Sunfish Pond & Raccoon Ridge – Worthington State Forest


One of the best hikes in New Jersey – this out-and-back hike visits two of the top destinations along the Appalachian Trail – Raccoon Ridge and Sunfish Pond. It offers multiple great ridgeline views, including panoramic vistas from Raccoon Ridge, and turns around at the beautiful glacial lake Sunfish pond – a great spot for to rest for a break before turning around.

Hike Length: 8.7 miles

Elevation Gain: 1,520 feet

Sunfish Pond & Raccoon Ridge Hike Elevation Profile

Location: Delaware Water Gap National Recreation Area, Worthington State Forest, Hardwick Twp, NJ

Nearby hikes: Appalachian Trail (Delaware Water Gap), Mt. Tammany and Sunfish Pond loop, Garvey Springs & Douglas Loop

Parking for Sunfish Pond and Raccoon Ridge

Park and leave your car on the shoulder where Camp Road (Camp Mohican Road) intersects the Appalachian Trail. The road ends at the Mohican Outdoor Center, so if you reached it, you’ve gone too far.

Sunfish Pond and Raccoon Ridge Trail Maps 

Sunfish Pond and Raccoon Ridge Trail description

Starting from Camp Road (formerly Mohican Road), look for the sign on the south side of the road for the Appalachian Trail.

Immediately as you enter, you’ll reach a footbridge that crosses over Yards Creek. If you turn around, you’ll see a sign on a tree that points hikers to the nearby for the AMC Mohican Outdoor Center – just 0.3 miles up the road, and a great stop for backpackers that offers food, wifi, showers, and more.

You’ll almost immediately reach a junction with the Coppermine Trail on the right.

Just beyond, the trail ascends along an exposed section of rock.

About a half mile in, look on your left for an opening that looks suitable as a tent site. Continue through the bushes and descend slightly to get your first ridgeline view of Kittatinny Valley below.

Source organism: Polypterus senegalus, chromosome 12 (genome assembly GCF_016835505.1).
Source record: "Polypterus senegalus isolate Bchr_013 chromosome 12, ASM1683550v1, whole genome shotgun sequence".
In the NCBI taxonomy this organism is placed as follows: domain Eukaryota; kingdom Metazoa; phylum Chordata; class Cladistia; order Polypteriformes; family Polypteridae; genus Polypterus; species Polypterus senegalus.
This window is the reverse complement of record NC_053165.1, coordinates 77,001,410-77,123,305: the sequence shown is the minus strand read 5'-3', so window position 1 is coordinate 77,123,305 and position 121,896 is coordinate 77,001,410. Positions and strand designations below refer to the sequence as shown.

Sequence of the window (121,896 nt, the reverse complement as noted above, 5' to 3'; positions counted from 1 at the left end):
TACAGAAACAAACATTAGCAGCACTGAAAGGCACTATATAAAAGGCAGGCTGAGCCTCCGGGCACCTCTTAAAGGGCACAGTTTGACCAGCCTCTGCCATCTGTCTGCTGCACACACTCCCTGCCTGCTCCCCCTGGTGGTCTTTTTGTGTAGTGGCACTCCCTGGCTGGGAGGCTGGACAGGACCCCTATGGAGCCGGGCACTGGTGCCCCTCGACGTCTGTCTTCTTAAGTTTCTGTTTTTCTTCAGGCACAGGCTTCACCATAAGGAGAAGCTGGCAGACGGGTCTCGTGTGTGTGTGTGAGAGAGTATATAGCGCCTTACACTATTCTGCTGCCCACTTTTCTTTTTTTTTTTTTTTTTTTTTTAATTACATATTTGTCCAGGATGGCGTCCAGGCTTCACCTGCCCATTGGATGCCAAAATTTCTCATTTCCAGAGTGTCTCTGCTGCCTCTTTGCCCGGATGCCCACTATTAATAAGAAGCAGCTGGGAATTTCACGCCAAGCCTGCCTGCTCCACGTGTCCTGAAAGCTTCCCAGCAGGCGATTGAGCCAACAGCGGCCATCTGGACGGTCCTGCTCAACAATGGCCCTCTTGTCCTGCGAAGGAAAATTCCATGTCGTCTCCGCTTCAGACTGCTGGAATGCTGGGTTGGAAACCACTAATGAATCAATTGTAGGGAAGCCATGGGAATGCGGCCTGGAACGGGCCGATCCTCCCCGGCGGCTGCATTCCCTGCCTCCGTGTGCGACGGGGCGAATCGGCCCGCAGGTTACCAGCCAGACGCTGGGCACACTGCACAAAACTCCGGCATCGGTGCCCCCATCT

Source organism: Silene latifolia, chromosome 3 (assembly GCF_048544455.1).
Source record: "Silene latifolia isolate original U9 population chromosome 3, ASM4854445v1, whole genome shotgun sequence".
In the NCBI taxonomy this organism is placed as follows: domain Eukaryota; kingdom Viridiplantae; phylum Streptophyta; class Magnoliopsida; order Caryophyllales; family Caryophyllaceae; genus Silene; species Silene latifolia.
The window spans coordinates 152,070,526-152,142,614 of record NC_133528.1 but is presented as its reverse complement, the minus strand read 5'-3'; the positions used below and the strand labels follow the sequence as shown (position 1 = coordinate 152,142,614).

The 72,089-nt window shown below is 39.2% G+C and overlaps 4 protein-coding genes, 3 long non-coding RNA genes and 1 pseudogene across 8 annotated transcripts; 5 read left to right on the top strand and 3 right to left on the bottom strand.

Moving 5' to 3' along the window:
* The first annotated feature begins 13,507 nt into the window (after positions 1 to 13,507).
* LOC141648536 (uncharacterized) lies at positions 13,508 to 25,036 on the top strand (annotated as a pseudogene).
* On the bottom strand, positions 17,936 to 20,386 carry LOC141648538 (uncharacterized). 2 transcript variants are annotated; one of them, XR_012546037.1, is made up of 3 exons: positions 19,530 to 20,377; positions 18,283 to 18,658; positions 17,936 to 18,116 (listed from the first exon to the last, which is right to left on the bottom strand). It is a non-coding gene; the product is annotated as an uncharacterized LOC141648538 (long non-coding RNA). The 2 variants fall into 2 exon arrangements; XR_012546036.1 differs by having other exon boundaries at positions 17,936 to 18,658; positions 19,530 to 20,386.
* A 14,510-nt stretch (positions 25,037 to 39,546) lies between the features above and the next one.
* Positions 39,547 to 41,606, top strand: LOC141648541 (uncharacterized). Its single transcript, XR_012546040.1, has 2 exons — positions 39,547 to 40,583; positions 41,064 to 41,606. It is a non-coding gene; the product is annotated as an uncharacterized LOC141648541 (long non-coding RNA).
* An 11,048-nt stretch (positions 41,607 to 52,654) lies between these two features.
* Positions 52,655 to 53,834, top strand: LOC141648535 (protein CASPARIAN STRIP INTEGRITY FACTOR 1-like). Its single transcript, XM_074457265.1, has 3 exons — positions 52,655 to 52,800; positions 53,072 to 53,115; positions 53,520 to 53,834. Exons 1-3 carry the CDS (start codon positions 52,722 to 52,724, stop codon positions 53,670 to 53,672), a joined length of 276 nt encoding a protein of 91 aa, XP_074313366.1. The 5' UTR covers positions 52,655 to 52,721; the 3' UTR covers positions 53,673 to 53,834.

At about 1.5 miles, you’ll cross open rocks with views to the east over Lower Yards Creek Reservoir

View of Lower Yards Creek Reservoir

At 2 miles, you’ll reach the first junction on your right (west) with the blue-blazed Kaiser Trail, an old mining road. If you were to take the Kaiser Trail from here, you would descend on the west side of Kittatinny Mountain and could make a loop back to your starting point by connecting with the Coppermine Trail.

A quarter mile further, you’ll reach the next junction with the Kaiser Trail, which now splits off to the right (east). Following the Kaiser Trail east from here will lead you to private property – the Yards Creek Generation Station. A small hiker lot is available, though you’ll need to register with security to gain access to the property.

At 2.4 miles, a sign marks the boundary between the Delaware Water Gap National Recreation Area and Worthington State Forest

Worthington State Forest sign
Worthington State Forest sign

At 2.75 miles, just before reaching Raccoon Ridge, to the right side of the trail is a plaque in memory of Herbert S. Hiller, a trail maintainer and the 23rd Appalachian Trail 2000 miler. The spot has a partial view of the Delaware River to the west.

At 2.8 miles you’ll reach Raccoon Ridge, a clearing with a pile of rocks offering panoramic views in all directions. Lower Yards Creek Reservoir is to the east and the Delaware River and the Pocono Mountains are to the west. This is a popular spot for watching migrating birds.

Just beyond Raccoon Ridge, at 2.9 miles you’ll cross a power line cut.

Power line cut
Power line cut

From here, the trail mainly descends until it reaches a low point where rocks have been placed to help navigate the wet wet, soggy ground.


Immediately beyond, at 3.4 miles, you’ll cross a brook. This is a good spot to refill (and treat) your water.

Just beyond the brook, the trail begins to climb and soon reaches an opening with views of the Delaware River.

About 3/4 of a mile later, you’ll reach the junction with the orange-blazed Garvey Springs Trail. which leads down the west side of the mountain steeply downhill.

Garvey Springs

A short distance ahead you’ll reach the blue-blazed Buckwood Trail on your left (formerly the Turquoise Trail).

At this junction, you could continue straight a very short distance to reach Sunfish Pond, but for the best viewing spot, make a left onto the Buckwood Trail. Follow the trail uphill a short distance – less than a tenth of a mile – to a rocky outcrop overlooking the lake.

You’ve now gone about 4.4 miles and reached Sunfish Pond, a beautiful glacial lake atop the mountain with a storied history. Take a break here and enjoy the view. You could do a loop around the lake to extend your hike a bit further, or turn around and retrace your steps back to Camp Road.

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